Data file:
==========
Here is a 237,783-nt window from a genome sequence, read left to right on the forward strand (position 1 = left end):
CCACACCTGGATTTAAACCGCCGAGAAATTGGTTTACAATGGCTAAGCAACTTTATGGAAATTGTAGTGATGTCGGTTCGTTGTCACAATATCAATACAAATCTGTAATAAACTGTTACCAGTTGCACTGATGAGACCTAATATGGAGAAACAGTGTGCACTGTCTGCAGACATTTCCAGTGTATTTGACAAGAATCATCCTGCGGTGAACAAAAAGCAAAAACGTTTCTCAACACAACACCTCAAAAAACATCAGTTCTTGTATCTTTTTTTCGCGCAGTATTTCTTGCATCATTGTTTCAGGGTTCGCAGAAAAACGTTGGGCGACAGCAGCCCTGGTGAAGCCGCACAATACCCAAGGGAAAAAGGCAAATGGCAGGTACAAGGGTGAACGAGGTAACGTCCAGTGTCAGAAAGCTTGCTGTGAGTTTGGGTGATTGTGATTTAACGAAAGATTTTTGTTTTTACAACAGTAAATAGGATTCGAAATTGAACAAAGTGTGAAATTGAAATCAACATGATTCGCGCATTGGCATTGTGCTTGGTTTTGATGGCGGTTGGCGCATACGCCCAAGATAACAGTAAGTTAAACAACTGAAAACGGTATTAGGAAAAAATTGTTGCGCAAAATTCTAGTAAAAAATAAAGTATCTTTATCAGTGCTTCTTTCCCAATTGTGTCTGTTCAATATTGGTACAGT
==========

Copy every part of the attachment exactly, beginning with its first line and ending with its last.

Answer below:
Here is a 237,783-nt window from a genome sequence, read left to right on the forward strand (position 1 = left end):
CCACACCTGGATTTAAACCGCCGAGAAATTGGTTTACAATGGCTAAGCAACTTTATGGAAATTGTAGTGATGTCGGTTCGTTGTCACAATATCAATACAAATCTGTAATAAACTGTTACCAGTTGCACTGATGAGACCTAATATGGAGAAACAGTGTGCACTGTCTGCAGACATTTCCAGTGTATTTGACAAGAATCATCCTGCGGTGAACAAAAAGCAAAAACGTTTCTCAACACAACACCTCAAAAAACATCAGTTCTTGTATCTTTTTTTCGCGCAGTATTTCTTGCATCATTGTTTCAGGGTTCGCAGAAAAACGTTGGGCGACAGCAGCCCTGGTGAAGCCGCACAATACCCAAGGGAAAAAGGCAAATGGCAGGTACAAGGGTGAACGAGGTAACGTCCAGTGTCAGAAAGCTTGCTGTGAGTTTGGGTGATTGTGATTTAACGAAAGATTTTTGTTTTTACAACAGTAAATAGGATTCGAAATTGAACAAAGTGTGAAATTGAAATCAACATGATTCGCGCATTGGCATTGTGCTTGGTTTTGATGGCGGTTGGCGCATACGCCCAAGATAACAGTAAGTTAAACAACTGAAAACGGTATTAGGAAAAAATTGTTGCGCAAAATTCTAGTAAAAAATAAAGTATCTTTATCAGTGCTTCTTTCCCAATTGTGTCTGTTCAATATTGGTACAGT